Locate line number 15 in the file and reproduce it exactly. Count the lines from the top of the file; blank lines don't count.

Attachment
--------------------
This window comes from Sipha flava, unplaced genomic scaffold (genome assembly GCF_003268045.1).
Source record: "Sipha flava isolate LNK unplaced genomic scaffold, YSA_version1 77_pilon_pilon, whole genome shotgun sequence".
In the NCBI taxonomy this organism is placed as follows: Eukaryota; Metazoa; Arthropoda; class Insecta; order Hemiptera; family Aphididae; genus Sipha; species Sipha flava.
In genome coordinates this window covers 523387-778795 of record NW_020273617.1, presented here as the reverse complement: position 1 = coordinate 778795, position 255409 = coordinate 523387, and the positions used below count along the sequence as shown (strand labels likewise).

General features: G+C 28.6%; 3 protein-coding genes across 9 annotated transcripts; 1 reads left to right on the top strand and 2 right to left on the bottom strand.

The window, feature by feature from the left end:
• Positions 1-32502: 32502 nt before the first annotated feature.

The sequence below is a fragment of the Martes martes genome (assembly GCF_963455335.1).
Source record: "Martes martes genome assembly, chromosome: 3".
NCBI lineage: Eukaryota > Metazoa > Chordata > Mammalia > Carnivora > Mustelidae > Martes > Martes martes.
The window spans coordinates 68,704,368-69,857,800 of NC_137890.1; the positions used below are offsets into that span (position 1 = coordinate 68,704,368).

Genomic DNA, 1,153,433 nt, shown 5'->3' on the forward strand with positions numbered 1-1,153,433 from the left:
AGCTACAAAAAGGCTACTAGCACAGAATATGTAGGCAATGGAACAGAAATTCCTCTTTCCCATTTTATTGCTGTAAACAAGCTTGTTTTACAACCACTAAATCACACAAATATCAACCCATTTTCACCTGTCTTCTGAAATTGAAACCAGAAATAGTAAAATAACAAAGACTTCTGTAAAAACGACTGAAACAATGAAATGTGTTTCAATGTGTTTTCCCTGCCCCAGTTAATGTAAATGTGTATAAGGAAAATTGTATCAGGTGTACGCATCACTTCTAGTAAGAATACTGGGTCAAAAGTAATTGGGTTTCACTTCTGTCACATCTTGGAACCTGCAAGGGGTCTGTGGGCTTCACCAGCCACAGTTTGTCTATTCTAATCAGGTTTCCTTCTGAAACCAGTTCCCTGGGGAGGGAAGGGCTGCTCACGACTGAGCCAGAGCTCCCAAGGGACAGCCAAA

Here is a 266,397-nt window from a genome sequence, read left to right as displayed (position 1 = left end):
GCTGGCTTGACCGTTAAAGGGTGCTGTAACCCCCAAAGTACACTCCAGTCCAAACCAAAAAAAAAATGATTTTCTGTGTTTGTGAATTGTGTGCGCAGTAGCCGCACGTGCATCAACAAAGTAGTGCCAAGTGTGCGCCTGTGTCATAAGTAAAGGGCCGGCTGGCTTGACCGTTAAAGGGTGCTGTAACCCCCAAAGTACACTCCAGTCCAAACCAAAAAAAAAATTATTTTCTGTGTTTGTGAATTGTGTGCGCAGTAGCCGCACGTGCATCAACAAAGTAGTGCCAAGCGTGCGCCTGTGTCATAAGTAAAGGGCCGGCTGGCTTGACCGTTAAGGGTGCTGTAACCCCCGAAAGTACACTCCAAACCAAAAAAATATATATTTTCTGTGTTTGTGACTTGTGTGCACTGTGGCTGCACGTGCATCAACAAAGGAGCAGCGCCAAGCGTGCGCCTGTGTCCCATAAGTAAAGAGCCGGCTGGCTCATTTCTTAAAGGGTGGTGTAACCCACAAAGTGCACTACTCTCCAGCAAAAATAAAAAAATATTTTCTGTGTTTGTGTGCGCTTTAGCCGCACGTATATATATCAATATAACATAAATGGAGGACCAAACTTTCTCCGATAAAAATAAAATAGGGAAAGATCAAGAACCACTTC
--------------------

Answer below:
GCTGGCTTGACCGTTAAAGGGTGCTGTAACCCCCAAAGTACACTCCAGTCCAAACCAAAAAAAAAATGATTTTCTGTGTTTGTGAATTGTGTGCGCAGTAGCCGCACGTGCATCAACAAAGTAGTGCCAAGTGTGCGCCTGTGTCATAAGTAAAGGGCCGGCTGGCTTGACCGTTAAAGGGTGCTGTAACCCCCAAAGTACACTCCAGTCCAAACCAAAAAAAAAATTATTTTCTGTGTTTGTGAATTGTGTGCGCAGTAGCCGCACGTGCATCAACAAAGTAGTGCCAAGCGTGCGCCTGTGTCATAAGTAAAGGGCCGGCTGGCTTGACCGTTAAGGGTGCTGTAACCCCCGAAAGTACACTCCAAACCAAAAAAATATATATTTTCTGTGTTTGTGACTTGTGTGCACTGTGGCTGCACGTGCATCAACAAAGGAGCAGCGCCAAGCGTGCGCCTGTGTCCCATAAGTAAAGAGCCGGCTGGCTCATTTCTTAAAGGGTGGTGTAACCCACAAAGTGCACTACTCTCCAGCAAAAATAAAAAAATATTTTCTGTGTTTGTGTGCGCTTTAGCCGCACGTATATATATCAATATAACATAAATGGAGGACCAAACTTTCTCCGATAAAAATAAAATAGGGAAAGATCAAGAACCACTTC